Take Me Out to the Ball Game
Experience the summer thrill of baseball on and off the diamond with minor league match-ups across the Mountain State.
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Fans fill the stands, peanut shells at their feet and oversized drinks in their hands. Small children watch wide-eyed, eager to catch the next fly ball. Then, the bases are loaded at the bottom of the ninth and everyone is on the edge of their seats. Your favorite team is up to bat with two strikes against them. Here comes the pitch, and whack! It’s a home run.
There may not be a major league baseball team in West Virginia, but the minor league is alive and thriving in our own backyards. Three farm teams in Bluefield, Charleston, and Princeton share a common tradition of America’s favorite pastime and are where many major league players get their start.
Bluefield Blue Jays
Bluefield is a small town that’s big on baseball. With a population of just more than 10,000, Bluefield holds the record for the most championships won in Appalachian League history and is home to three hall-of-famers, says General Manager Chris Maxwell. The well-known and long-lasting Bluefield Orioles reigned for 53 straight years, having the longest affiliation on record with Baltimore. However, the Orioles did not return in 2010, and in 2011, under the Toronto Blue Jays parent team, the Orioles became the Bluefield Blue Jays.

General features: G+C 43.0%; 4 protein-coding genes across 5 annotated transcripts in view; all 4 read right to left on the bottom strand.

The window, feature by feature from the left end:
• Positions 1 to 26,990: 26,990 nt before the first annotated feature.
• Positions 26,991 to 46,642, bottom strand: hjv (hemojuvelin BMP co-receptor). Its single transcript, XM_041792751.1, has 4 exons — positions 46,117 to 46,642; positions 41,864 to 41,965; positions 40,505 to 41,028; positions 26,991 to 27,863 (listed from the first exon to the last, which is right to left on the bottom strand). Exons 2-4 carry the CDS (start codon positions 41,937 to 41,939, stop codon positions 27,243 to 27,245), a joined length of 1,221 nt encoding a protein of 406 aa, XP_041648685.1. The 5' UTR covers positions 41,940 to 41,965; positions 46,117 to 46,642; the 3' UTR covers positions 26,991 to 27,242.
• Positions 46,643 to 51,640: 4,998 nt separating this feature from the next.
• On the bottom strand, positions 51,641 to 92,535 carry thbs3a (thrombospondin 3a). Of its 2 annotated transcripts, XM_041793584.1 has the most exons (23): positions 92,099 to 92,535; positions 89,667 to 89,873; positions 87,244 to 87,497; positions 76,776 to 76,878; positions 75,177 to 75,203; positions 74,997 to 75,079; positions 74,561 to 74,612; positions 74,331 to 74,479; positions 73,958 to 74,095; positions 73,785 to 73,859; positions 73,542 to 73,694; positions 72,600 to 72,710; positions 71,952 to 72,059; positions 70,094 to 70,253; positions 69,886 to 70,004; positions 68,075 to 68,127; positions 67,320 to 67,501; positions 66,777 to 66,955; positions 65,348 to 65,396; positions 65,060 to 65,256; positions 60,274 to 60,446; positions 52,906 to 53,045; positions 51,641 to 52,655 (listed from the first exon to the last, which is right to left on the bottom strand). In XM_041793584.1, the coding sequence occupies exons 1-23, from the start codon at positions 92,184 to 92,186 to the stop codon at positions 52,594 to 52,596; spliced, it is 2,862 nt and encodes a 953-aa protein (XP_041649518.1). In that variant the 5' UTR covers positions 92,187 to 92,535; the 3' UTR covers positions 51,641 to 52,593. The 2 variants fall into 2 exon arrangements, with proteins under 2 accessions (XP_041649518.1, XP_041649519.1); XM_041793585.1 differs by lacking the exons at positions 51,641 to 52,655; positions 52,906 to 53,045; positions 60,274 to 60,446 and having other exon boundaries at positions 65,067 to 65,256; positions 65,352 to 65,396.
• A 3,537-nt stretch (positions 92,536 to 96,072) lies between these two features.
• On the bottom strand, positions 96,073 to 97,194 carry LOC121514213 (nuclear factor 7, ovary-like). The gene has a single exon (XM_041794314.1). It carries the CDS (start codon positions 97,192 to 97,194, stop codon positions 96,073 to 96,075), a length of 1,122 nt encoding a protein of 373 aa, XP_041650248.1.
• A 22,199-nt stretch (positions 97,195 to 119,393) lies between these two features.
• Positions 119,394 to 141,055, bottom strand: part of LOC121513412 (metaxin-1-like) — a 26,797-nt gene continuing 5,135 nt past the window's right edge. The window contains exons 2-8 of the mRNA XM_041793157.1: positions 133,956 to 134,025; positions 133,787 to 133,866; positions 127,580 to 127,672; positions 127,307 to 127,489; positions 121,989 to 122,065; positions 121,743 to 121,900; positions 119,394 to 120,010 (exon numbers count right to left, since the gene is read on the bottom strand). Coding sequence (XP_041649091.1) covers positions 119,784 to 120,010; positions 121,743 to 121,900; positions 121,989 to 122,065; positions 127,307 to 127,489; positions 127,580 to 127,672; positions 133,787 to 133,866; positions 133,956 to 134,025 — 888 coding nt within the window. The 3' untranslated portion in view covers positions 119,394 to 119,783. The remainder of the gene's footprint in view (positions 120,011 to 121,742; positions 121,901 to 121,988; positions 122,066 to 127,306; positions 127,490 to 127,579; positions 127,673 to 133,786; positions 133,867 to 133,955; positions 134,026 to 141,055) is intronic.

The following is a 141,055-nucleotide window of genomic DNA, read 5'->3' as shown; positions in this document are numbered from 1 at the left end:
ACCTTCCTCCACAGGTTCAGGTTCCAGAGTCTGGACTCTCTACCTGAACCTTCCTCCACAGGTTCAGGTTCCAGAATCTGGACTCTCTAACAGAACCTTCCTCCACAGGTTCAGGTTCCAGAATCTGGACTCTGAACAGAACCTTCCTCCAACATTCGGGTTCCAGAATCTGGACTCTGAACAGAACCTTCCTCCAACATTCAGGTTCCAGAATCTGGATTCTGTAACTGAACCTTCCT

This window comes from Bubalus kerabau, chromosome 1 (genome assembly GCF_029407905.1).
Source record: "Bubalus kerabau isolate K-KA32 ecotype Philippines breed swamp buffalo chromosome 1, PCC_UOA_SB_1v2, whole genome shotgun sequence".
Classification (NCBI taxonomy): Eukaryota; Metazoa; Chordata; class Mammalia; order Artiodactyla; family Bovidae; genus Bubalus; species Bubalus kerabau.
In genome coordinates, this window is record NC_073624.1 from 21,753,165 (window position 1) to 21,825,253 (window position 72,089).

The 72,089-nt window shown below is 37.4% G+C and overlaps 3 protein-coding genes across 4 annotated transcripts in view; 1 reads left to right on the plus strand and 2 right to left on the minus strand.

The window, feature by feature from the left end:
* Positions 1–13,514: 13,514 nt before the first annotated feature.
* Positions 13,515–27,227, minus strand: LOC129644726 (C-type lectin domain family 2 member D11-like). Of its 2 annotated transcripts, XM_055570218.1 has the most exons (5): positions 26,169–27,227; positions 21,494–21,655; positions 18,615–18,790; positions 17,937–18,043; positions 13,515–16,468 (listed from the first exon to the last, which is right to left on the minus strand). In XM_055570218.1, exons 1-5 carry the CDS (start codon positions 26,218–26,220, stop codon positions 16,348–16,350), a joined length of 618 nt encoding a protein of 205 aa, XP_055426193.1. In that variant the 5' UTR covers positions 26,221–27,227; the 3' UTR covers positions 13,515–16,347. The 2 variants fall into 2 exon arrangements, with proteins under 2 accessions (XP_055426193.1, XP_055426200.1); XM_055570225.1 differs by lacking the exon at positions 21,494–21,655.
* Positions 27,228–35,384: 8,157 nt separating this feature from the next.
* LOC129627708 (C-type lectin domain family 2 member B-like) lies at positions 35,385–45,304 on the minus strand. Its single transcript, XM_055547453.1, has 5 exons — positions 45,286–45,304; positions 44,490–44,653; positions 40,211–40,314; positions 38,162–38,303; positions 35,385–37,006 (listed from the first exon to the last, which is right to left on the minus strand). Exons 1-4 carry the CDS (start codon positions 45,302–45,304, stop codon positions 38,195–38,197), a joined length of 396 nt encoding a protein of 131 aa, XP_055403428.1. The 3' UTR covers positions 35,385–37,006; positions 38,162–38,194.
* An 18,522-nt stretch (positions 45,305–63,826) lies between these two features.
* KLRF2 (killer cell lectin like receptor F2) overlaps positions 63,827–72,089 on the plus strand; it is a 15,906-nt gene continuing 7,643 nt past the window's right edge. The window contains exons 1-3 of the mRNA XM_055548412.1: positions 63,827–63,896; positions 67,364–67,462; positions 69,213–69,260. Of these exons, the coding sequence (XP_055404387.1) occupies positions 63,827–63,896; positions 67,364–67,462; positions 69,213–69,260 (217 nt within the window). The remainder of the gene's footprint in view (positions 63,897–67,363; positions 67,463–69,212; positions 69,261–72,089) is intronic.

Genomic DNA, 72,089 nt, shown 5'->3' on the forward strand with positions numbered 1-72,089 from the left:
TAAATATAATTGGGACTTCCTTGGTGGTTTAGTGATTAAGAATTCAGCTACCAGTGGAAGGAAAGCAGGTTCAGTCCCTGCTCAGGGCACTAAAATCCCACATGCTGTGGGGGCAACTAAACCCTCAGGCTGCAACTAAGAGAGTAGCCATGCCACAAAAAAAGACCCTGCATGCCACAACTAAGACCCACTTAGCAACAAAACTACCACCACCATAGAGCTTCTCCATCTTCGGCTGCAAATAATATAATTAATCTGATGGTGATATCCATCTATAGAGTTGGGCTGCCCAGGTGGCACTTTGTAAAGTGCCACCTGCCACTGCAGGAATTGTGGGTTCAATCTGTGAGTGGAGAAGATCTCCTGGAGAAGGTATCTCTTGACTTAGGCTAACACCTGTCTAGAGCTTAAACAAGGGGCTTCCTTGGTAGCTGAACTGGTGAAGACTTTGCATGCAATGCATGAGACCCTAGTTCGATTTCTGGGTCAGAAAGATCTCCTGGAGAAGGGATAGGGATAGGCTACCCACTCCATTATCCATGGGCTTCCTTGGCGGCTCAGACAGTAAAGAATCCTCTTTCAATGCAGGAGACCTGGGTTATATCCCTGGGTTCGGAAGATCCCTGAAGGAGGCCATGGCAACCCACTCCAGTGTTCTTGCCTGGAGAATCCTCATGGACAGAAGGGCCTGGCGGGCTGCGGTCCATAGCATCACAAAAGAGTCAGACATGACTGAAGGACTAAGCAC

The team has not only won 14 championships, but has sent an impressive 100 players to the majors since 1958, including hall-of-famers Frank Robinson, Cal Ripken Jr., and Boog Powell. What makes the team special is its dedication to Bluefield.
As part of the Appalachian League and entering its 16th season, the Princeton Rays is an affiliate of the Tampa Bay Rays. Over the years, 57 of the team’s former players have gone to the majors, says General Manager Jim Holland. Star outfielder Josh Hamilton, who plays for the Texas Rangers, hit the big time when he left the Rays in 1999. Another familiar name—Carl “The Perfect Storm” Crawford, plays left field for the Boston Red Sox. Jim says he’s one of the highest paid players in the majors. Carl also left the Rays in 1999 to reach the next level.
Jim says the team has had much success in the small town, gaining plenty of support from the community at home games at Hunnicutt Field. “A lot of larger cities have attempted a minor league team and failed,” he says.
West Virginia Power
The largest city in West Virginia and also the state capital, Charleston impresses locals and visitors alike with the West Virginia Power baseball team. Adam Marco, director of media relations, says the team was named as a tribute to the sources of power in the state. As part of the South Atlantic league since 1987, Adam says baseball has been custom to Charleston since the early 1900s, when railroad workers used to start their own teams. These days, WV Power fans join together for 70 home games each season at the new Appalachian Power Park in downtown Charleston.
Affiliated with a parent team in its own backyard—the Pittsburgh Pirates—WV Power has seen 24 players move up to the majors since 2005. One name that might stand out is MVP of the National League, Ryan Braun, a right-handed left fielder for the Milwaukee Brewers.